Give up on trying to earn approval and instead rest in the loving approval already granted to me in Christ by my Father.
Give up on trying to find satisfaction in all the wrong places and instead run to Jesus, the Bread of Life, ready to meet my every need.

So then does “take risks and follow your dreams” fit in the Christian life?

That silly commercial stayed with me and I pondered the thought all day. I’ll be honest, I still have a hard time reconciling “follow your dreams.” Jesus said, “For whoever would save his life will lose it, but whoever loses his life for my sake and the gospel’s will save it” (Mark 8:35). He didn’t live a perfectly obedient life and die a substitutionary death so that we could follow our dreams. Rather – “By this we know love, that he laid down his life for us, and we ought to lay down our lives for the brothers” (1 John 3:16). To follow Jesus is to choose the way of the cross. To embrace a life that is hard, full of suffering and trials, rejection and uncertainty. Yet somehow, Jesus tells us in losing our lives for His sake, we will actually find our lives. By forsaking our dreams for the redemptive good of others, we will find new dreams – dreams for His glory – dreams to see God’s purposes achieved in and around and through us – dreams to lay down our lives more so we can find our lives more. And that is where the risk is. Jesus didn’t hold back. He gave everything on the cross, on my behalf – not just to give me an example of laying down my life but as the very means through which I can lay down my life for others.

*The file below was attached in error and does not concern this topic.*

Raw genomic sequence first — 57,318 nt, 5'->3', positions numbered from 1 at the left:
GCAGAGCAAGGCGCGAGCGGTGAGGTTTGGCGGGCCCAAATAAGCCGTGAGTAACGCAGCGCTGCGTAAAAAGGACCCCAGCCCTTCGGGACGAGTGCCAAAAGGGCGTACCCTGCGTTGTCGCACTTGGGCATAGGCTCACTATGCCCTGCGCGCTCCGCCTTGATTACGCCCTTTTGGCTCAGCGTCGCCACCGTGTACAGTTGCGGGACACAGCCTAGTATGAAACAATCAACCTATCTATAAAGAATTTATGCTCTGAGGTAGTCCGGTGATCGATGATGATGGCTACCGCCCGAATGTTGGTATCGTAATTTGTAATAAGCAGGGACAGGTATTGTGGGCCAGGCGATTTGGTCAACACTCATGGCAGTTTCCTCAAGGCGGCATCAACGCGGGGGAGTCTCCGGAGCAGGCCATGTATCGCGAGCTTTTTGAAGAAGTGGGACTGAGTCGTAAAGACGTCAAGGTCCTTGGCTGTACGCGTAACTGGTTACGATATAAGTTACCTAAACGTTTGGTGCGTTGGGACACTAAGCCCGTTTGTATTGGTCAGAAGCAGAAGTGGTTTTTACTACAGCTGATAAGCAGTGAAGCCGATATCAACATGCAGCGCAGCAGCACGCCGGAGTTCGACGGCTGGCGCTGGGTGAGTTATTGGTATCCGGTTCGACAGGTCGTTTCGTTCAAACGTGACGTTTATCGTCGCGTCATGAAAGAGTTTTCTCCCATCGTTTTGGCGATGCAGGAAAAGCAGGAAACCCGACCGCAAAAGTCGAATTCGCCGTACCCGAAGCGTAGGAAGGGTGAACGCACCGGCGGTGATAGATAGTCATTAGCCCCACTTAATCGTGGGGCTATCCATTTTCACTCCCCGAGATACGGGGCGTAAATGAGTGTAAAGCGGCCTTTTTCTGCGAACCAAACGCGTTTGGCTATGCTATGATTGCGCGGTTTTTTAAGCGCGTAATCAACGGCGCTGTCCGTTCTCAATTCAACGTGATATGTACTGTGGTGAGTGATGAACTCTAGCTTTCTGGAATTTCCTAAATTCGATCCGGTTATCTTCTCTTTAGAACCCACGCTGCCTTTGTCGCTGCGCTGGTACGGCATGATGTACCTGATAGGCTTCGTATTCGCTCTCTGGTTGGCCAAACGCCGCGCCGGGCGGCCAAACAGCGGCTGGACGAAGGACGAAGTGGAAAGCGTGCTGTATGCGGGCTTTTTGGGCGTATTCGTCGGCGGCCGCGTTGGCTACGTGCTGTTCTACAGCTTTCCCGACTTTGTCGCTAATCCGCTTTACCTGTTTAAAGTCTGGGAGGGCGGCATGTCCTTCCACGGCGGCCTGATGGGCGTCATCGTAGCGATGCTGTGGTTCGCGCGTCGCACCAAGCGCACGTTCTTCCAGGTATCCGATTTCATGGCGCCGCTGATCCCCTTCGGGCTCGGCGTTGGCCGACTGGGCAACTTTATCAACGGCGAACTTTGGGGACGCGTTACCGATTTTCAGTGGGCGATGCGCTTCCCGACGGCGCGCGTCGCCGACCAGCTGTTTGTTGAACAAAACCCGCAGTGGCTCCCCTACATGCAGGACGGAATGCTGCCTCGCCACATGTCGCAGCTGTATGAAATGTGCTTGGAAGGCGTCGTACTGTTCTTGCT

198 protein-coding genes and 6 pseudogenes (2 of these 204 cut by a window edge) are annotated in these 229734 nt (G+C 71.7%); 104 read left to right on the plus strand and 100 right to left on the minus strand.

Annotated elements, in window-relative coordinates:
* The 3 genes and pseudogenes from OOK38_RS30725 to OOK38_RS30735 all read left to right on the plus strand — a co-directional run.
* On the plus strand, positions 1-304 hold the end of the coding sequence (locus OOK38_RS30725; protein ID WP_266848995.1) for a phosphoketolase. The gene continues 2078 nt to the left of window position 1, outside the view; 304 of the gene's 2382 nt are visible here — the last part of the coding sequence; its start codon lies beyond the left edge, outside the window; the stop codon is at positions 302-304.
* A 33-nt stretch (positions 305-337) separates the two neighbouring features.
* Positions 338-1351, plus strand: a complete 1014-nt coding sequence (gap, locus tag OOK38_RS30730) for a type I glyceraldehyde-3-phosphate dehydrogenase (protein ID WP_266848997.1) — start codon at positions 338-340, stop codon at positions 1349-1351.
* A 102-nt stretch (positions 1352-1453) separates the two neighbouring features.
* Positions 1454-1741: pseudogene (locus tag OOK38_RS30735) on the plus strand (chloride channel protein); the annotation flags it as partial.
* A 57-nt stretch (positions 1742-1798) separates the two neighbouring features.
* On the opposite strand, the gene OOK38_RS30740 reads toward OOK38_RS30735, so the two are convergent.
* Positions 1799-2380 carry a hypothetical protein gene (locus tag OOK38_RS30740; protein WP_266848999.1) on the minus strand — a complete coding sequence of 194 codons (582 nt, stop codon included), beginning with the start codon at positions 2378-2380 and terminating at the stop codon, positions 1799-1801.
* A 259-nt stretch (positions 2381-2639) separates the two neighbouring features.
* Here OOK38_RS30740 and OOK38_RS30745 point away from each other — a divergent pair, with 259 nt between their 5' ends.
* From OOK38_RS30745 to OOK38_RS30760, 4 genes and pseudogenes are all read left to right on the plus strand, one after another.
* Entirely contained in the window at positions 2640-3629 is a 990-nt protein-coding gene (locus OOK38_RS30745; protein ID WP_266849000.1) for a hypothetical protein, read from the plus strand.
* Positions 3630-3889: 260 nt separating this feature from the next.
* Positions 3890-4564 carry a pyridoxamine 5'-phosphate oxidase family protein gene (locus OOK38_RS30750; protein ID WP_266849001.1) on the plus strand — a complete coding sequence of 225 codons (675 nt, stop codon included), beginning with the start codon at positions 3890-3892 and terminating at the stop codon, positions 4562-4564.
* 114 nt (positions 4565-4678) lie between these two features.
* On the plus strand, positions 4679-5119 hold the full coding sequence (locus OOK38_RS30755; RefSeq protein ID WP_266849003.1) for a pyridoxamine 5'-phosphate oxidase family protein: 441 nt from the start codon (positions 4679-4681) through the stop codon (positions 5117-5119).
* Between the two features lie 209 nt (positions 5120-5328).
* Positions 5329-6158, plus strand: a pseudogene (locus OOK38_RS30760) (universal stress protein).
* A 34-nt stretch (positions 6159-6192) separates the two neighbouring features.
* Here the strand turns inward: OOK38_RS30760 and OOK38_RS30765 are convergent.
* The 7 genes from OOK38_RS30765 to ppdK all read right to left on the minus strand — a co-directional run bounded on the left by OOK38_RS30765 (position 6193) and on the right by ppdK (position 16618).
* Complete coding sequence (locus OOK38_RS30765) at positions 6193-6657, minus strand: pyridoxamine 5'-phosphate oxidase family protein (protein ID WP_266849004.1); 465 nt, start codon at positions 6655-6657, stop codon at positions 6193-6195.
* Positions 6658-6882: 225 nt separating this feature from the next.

I came across this post by Tullian Tchividjian that I thought was helpful in thinking through these things in Gospel terms:

If it’s true that Jesus paid it all, that it is finished, that my value, worth, security, freedom, justification, and so on is forever fixed, than why do anything? Doesn’t grace undercut ambition? Doesn’t the gospel weaken effort?

Understandable question.

But the truth is, gospel grace actually empowers risk-taking effort and neighbor-embracing love.

You see, the thing that prevents us from taking great risks is the fear that if we don’t succeed, we’ll lose out on something we need in order to be happy and so we live life playing our cards close to the chest…relationally, vocationally, spiritually.

We measure our investments carefully because we need a return–we’re afraid to give because it might not work out and we need it to work out.

But, because everything we need in Christ we already possess, we can take great risks, push harder, go farther, and leave it all on the field without fear. We can invest with reckless abandon because we don’t need to ensure a return of success, love, meaning, validation, and approval. We can invest freely and forcefully because we’ve been freely and forcefully invested in.

The fear of not knowing whether I’ll get a return is replaced by the freedom of knowing we already have everything: because everything I need, in Christ I already possess, I’m now free to do everything for you without needing you to do anything for me.